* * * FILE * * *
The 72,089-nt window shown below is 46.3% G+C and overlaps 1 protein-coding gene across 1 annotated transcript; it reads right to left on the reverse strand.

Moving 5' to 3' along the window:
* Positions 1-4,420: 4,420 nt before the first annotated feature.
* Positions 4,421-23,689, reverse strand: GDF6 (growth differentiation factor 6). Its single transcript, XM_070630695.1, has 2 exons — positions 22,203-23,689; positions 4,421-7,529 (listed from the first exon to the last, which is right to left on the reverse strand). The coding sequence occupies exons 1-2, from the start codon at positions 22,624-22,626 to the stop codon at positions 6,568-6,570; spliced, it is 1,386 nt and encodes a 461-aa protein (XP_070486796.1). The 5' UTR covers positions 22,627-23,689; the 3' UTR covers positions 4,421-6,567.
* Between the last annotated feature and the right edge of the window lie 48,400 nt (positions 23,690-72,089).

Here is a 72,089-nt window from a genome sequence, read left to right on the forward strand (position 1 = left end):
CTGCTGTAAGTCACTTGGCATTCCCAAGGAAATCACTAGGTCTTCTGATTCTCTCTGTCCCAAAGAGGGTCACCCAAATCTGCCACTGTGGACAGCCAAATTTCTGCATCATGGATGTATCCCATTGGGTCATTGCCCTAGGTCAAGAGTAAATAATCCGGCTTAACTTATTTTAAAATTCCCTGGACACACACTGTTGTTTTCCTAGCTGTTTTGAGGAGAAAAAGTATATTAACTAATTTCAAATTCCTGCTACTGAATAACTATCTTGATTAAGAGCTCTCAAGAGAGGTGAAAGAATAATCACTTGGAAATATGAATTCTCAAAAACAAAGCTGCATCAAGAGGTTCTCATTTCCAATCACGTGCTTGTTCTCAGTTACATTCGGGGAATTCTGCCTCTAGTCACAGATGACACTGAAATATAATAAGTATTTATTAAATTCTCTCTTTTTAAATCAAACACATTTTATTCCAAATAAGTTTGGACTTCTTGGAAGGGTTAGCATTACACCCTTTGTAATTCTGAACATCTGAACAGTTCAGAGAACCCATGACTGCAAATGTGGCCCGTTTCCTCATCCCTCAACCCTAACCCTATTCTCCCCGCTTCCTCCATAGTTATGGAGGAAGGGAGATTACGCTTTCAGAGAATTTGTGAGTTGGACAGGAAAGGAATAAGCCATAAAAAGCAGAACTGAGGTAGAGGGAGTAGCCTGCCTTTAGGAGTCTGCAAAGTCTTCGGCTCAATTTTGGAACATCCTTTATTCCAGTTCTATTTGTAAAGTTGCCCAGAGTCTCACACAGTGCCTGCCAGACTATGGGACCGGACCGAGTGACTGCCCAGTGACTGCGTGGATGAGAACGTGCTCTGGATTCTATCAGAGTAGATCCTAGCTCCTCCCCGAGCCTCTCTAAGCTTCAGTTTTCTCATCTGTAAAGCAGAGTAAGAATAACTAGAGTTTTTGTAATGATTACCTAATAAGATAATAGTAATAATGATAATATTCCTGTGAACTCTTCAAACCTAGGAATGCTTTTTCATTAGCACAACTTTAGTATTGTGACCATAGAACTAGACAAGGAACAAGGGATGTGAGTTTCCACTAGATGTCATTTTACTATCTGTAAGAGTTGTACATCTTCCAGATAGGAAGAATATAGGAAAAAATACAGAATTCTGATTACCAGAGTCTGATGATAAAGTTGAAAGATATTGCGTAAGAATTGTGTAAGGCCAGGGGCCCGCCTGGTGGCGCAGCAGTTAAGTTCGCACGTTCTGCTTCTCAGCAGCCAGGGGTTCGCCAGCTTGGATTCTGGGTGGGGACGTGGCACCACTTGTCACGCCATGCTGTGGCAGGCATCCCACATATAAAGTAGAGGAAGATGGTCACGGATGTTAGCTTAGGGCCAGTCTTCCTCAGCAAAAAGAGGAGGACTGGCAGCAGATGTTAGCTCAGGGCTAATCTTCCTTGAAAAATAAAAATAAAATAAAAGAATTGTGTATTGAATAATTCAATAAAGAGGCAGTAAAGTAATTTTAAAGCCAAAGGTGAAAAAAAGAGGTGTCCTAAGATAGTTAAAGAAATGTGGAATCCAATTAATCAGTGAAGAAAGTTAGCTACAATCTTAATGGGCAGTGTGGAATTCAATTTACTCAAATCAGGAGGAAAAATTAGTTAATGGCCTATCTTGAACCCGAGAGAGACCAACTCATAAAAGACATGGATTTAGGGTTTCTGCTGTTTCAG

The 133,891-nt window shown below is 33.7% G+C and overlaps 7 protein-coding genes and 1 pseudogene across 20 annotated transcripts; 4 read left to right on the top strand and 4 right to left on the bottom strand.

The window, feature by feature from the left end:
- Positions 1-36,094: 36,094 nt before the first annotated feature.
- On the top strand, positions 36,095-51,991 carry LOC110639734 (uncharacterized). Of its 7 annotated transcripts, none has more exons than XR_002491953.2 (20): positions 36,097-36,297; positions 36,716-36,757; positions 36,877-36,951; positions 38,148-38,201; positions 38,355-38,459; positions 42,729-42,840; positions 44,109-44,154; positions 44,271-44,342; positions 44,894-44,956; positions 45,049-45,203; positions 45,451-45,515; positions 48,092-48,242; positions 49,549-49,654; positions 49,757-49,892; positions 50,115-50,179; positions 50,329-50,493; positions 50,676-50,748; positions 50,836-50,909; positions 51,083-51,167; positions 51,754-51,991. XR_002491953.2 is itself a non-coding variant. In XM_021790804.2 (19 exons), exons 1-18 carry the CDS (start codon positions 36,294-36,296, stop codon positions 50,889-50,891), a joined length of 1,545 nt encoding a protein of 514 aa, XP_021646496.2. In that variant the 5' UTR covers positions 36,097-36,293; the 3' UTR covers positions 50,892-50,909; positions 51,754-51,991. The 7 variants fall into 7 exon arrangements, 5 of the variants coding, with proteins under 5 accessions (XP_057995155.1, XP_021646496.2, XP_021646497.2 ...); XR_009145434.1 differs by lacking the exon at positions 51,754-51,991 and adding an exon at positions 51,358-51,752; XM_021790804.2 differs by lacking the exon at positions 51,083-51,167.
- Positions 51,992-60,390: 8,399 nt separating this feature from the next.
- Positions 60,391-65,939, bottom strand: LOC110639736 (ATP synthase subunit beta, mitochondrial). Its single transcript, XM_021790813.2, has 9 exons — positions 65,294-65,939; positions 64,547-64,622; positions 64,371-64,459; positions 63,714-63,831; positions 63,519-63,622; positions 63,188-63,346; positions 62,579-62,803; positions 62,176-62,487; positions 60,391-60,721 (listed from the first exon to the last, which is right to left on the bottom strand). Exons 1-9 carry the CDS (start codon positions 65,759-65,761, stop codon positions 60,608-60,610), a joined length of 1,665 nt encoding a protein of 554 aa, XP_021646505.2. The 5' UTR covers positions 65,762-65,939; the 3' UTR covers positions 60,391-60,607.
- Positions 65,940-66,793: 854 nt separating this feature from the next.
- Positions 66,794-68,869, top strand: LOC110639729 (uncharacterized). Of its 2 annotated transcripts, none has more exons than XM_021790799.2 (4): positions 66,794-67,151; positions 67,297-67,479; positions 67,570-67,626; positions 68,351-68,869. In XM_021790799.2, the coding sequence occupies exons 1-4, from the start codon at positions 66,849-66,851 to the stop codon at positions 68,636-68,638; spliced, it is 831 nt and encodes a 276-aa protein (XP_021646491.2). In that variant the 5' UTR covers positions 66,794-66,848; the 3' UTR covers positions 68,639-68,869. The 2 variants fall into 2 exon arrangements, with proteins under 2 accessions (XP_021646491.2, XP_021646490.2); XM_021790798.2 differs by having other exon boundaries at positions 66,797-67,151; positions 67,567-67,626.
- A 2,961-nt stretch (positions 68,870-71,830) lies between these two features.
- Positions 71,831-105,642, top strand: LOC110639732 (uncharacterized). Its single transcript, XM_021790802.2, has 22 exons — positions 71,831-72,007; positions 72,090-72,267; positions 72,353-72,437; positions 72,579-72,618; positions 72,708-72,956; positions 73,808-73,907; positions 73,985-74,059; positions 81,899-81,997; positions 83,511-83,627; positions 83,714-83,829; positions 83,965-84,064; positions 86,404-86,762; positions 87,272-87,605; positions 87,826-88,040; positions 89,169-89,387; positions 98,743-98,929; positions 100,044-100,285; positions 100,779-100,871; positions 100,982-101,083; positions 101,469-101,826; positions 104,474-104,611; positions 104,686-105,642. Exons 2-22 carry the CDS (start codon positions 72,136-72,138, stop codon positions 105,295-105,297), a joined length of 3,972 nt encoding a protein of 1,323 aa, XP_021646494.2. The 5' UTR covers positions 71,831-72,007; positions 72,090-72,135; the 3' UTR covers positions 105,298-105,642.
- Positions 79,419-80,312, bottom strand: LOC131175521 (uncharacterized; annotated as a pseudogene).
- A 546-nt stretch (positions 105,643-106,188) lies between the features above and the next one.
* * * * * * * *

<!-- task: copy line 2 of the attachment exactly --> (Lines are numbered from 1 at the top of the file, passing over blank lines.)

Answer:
Moving 5' to 3' along the window: